F - The load (force) imposed on equipment on either side of the bellows.
K - The bellows spring rate (expressed as pounds/inch of movement for axial and lateral movements, and inch/pound per degree for angular movement)
X - The anticipated or specified movement
The result is referred to as "spring force". For a bellows expansion joint without integral longitudinal pressure restraining hardware, one must add the bellows spring force to the pressure thrust force to determine the total force imposed on adjacent equipment or pipe anchors. Other loads that must be considered are dead weight, frictional, wind, etc.
METAL BELLOWS CYCLE LIFE
When a bellows compresses, extends or angulates, the movement is absorbed by deformation of the side walls of the bellows convolutions. The stress caused by the movement is referred to as the bellows deflection bending stress (EJMA S6). This stress is highest at the "crest" and "root" of the bellows convolution. Metal bellows are designed to function with a deflection bending stress value that far exceeds the yield strength of the bellows material. Therefore, most metalexpansion joints are designed to deflect in the "plastic" range of materials and the bellows will take a permanent "set" at the rated bellows movements. Bellows are rarely designed to operate in the elastic range of materials. Bellows operating in the plastic material range will eventually fail due to fatigue after a finite number of movement cycles. Realistic cycle life should be specified for bellows design. As the chart on page 26 shows, the higher the cycle life, the "weaker" the bellows design pressure capability. The "safest" bellows design results from real-world cycle life, pressure, movement and temperature data.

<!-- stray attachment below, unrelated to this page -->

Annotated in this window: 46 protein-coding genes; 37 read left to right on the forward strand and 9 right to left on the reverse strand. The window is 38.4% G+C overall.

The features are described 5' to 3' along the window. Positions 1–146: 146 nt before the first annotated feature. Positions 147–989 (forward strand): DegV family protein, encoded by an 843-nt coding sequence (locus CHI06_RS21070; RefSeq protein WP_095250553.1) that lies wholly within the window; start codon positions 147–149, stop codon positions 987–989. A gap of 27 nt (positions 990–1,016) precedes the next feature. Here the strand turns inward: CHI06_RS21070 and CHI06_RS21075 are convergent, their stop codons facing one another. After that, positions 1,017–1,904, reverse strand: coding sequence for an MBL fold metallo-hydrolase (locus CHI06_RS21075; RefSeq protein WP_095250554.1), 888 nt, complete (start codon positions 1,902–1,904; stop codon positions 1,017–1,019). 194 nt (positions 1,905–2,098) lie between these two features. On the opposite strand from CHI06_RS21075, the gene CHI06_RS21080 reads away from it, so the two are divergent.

BELLOWS DESIGN VARIABLES & THEIR RELATIONSHIP TO BELLOWS DYNAMICS
The chart above shows the complexity of bellows design with the relationship of bellows geometry, material thickness, pressure and movement. Optimum bellows design requires actual pressure and temperature to be specified along with actual calculated thermal movement to be absorbed by the bellows. Overstating system data will result in a less safe bellows design. Most system designers think that specifying an extended bellows cycle life increases system reliability, whereas a longer than necessary specified bellows cycle life in most cases has the opposite result. As the chart above shows, the relationship between cycle life and pressure stability is a "balancing act". The higher the cycle life, the lower the pressure retaining capability of a given bellows design. Note the red values in the chart, when cycle life is higher, squirm pressure is lower.
The Standards of the Expansion Joint Manufacturers Association (EJMA) covers the subject of bellows cycle life very well and Lortz recommends that system designers refer to the latest edition of the EJMA Standards.
COMMON BELLOWS MATERIALS
Bellows material selection is determined through knowledge of the system process and media. Responsibility for the selection of bellows materials is that of the system process designer or end user.
Typical Expansion Joint Applications
Axial Movement Only
Hinge & Gimbal